By Cheney Slocum and Jamie Oberg
They sang “Happy Birthday” to her.
It was an evening full of clichés, of endings and new beginnings.
The Georgetown High School Varsity Swim Team holds an end-of-the year banquet each year. It marks the end of the seniors’ high school swimming careers and brings every other swimmer one year closer to the coveted position of being a “senior” on the team.
But for senior Mallory Barbosa, last Thursday was not only her last end-of-the-year banquet, it was also her 18th birthday.
Both milestones punctuated the fact that Barbosa now faces the imminent transformation from dedicated student-athlete in high school to just a student in college.
“Swimming to me was something you can’t want to take back because you spend so much time with the people you’re with that it just feels like a second home,” said Barbosa.
But the swimmer, who will be attending the University of Texas at Austin in the fall, is far from the only young athlete facing this tough transition.
According to an annual report by the NCAA, there were 853,965 senior high school student-athletes competing in the sports of football, basketball, baseball, men’s hockey and men’s soccer alone in 2012. That staggering number of young athletes competed for a total of 46,442 roster positions at NCAA member institutions for the next year.
For 81.6% of those young people, including Barbosa, their careers in organized athletics are over. They are forced to transition to college campuses or into their chosen field of work without a comfort of a sport family.
One such former athlete is Stephanie Marcu, a junior sociology major who participated heavily in volleyball, swimming, and track while at Dripping Springs High School. Marcu, whose father owns a volleyball club program in her hometown, says that while she didn’t try to get recruited in high school, she wishes she had in order to make her shift smoother.
“Transitioning to a non-athlete was one of the hardest things,” Marcu said. “In high school, I relied on sports as a competitive outlet, to occupy my free time, to build friendships, and as reason to work hard and have tangible accomplishments. Not participating in competitive sports, as I was accustomed to doing, really altered the structure of my daily life.”
One of the most blatant modifications in the life of former high school student-athletes is that they now longer are forced to partake in physical activity.
After years of spending upwards of twelve hours a week in a practice facility, many students struggle to physically cope with newfound time and freedom.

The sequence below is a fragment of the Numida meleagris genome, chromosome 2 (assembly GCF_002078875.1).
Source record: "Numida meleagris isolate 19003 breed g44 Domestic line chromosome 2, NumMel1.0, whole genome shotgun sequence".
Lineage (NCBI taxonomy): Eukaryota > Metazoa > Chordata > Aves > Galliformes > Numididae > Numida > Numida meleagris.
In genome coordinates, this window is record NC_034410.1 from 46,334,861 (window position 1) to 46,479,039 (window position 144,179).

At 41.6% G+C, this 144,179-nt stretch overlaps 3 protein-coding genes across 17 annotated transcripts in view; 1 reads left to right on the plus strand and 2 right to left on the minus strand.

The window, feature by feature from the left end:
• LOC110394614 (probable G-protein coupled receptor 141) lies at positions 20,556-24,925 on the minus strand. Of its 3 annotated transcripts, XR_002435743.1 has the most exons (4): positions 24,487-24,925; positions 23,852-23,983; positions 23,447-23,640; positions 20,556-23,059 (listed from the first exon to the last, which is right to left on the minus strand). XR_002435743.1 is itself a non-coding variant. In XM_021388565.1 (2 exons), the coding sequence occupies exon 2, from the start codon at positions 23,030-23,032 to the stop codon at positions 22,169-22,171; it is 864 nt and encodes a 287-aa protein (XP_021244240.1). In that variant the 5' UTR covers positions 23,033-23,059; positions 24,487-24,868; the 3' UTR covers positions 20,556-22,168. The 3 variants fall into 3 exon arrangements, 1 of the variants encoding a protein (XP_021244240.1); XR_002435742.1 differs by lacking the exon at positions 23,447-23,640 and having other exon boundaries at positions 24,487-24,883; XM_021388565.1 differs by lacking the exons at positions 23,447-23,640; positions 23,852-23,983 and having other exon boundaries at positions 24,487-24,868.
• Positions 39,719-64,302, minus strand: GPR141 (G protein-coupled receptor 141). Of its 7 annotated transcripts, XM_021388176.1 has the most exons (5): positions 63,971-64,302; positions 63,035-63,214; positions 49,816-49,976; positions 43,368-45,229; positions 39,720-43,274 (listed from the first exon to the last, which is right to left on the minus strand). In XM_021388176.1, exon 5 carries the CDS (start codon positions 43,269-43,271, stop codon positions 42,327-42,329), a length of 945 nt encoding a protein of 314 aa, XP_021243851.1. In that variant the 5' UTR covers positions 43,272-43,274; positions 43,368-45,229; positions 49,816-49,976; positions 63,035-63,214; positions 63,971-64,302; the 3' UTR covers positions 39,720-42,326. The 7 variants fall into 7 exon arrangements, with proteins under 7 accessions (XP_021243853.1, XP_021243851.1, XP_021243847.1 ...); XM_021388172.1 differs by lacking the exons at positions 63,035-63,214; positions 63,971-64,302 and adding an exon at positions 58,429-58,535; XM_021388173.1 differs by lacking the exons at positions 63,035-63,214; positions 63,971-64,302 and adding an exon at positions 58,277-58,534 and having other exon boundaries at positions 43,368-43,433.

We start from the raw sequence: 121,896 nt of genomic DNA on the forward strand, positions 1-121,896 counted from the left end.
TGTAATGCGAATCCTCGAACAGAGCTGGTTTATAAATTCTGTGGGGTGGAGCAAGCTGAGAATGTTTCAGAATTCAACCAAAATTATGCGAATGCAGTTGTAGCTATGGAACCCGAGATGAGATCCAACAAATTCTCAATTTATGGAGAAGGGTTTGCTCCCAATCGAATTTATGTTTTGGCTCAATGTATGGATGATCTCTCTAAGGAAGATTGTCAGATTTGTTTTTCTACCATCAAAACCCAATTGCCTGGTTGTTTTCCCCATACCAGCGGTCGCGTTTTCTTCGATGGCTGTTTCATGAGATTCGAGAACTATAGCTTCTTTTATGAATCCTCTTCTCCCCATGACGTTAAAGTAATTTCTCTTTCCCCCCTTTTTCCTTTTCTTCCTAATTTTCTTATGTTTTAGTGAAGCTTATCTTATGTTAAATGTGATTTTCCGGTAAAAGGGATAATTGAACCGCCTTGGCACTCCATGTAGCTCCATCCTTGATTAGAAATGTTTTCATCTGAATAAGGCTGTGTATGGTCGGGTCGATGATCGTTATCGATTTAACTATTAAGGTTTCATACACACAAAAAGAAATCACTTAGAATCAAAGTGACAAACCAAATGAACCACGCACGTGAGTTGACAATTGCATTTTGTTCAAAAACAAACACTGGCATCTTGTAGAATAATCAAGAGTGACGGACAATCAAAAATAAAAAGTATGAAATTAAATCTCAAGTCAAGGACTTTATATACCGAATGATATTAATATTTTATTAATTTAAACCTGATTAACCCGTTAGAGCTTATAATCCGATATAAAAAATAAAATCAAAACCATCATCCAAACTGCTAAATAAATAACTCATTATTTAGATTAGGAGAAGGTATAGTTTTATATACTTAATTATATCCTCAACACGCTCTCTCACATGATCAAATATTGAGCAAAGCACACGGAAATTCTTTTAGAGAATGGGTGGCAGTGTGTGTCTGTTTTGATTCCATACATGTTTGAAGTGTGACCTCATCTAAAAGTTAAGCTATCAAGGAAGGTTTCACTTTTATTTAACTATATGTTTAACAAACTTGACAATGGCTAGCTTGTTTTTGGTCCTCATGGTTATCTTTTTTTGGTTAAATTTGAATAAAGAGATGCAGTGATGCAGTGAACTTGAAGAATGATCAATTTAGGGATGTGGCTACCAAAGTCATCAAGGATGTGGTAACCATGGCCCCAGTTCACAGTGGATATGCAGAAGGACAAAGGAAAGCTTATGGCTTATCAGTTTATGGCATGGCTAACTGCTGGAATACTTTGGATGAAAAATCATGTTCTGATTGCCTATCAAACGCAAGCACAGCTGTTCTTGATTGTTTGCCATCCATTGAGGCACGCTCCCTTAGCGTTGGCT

Barbosa said she is grateful that her sport, swimming, is commonly practiced by older athletes as well, and doesn’t have the limited timeline of other sports in the recreational sphere.
“Swimming is working a lot of muscles that you want to work when you’re older to keep your metabolism up and our muscles firm,” Barbosa explained. “It’s things like that that aren’t as detrimental on your joints and bones, as playing football or soccer.”
While recreational swimming, typically a solitary sport, undoubtedly has its physical benefits, Marcu encourages new “non-athletes” to pursue intramural and club sports in college if they are at all able.
“Not only do sports keep you fit, but they teach you discipline, perseverance, respect, and so much more,” said Marcu. “Sports gave me accomplishments that I was proud of and reasons to work hard and improve every day. You might as well continue paying as long as you have the capability and passion.”
Sophomore Flora Barrow said that one of her main problems as a college student involves the combination of laziness and a lack of motivation which she feels has stunted her potential to fully take advantage of her opportunities at UT. Barrow, who grew up in Chapel Hill, North Carolina participated in field hockey, lacrosse and swimming while she was in high school.
“Athletes are always structured and always have set schedules because they have to,” Barrow said. “And I think that it’s important to keep structure so that you can do what you really want to do instead of getting lost in the transition.”
While many former high school-student athletes don’t fully recognize the lessons they’ve learned from their participation in high school athletics until they step on campus, Barbosa said her time in the pool has already helped her deal with the challenges of university life.
“Swimming taught me that as bad as the race may be you have another chance to be better and nothing really stops moving,” Barbosa said. “I didn’t get accepted to the engineering school as a freshman at UT, but as devastated as I was in the beginning the reminder that everything keeps going is a positive reminder that I’ll get through it and swimming really taught me that.”